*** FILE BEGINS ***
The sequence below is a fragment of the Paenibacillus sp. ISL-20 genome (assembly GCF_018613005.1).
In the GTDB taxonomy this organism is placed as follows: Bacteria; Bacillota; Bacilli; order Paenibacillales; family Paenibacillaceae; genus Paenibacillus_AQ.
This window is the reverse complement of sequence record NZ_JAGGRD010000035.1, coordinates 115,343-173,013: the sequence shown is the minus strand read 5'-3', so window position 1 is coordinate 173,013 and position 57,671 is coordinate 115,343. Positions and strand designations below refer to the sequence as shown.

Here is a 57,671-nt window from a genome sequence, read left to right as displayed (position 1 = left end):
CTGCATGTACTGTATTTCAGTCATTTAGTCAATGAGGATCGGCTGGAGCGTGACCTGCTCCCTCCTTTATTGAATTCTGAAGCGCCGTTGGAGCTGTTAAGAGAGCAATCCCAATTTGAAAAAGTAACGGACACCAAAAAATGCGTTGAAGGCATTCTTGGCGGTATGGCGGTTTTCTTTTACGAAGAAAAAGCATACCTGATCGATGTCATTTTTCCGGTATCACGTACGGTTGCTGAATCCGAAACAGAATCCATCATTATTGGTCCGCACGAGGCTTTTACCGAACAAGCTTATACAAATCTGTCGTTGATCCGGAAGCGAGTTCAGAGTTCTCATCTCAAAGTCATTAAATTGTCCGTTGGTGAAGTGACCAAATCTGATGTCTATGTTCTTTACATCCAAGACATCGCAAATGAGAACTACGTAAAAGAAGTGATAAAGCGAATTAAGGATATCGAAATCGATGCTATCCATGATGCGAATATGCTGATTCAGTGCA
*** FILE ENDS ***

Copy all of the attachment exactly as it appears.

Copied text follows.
The sequence below is a fragment of the Paenibacillus sp. ISL-20 genome (assembly GCF_018613005.1).
In the GTDB taxonomy this organism is placed as follows: Bacteria; Bacillota; Bacilli; order Paenibacillales; family Paenibacillaceae; genus Paenibacillus_AQ.
This window is the reverse complement of sequence record NZ_JAGGRD010000035.1, coordinates 115,343-173,013: the sequence shown is the minus strand read 5'-3', so window position 1 is coordinate 173,013 and position 57,671 is coordinate 115,343. Positions and strand designations below refer to the sequence as shown.

Here is a 57,671-nt window from a genome sequence, read left to right as displayed (position 1 = left end):
CTGCATGTACTGTATTTCAGTCATTTAGTCAATGAGGATCGGCTGGAGCGTGACCTGCTCCCTCCTTTATTGAATTCTGAAGCGCCGTTGGAGCTGTTAAGAGAGCAATCCCAATTTGAAAAAGTAACGGACACCAAAAAATGCGTTGAAGGCATTCTTGGCGGTATGGCGGTTTTCTTTTACGAAGAAAAAGCATACCTGATCGATGTCATTTTTCCGGTATCACGTACGGTTGCTGAATCCGAAACAGAATCCATCATTATTGGTCCGCACGAGGCTTTTACCGAACAAGCTTATACAAATCTGTCGTTGATCCGGAAGCGAGTTCAGAGTTCTCATCTCAAAGTCATTAAATTGTCCGTTGGTGAAGTGACCAAATCTGATGTCTATGTTCTTTACATCCAAGACATCGCAAATGAGAACTACGTAAAAGAAGTGATAAAGCGAATTAAGGATATCGAAATCGATGCTATCCATGATGCGAATATGCTGATTCAGTGCA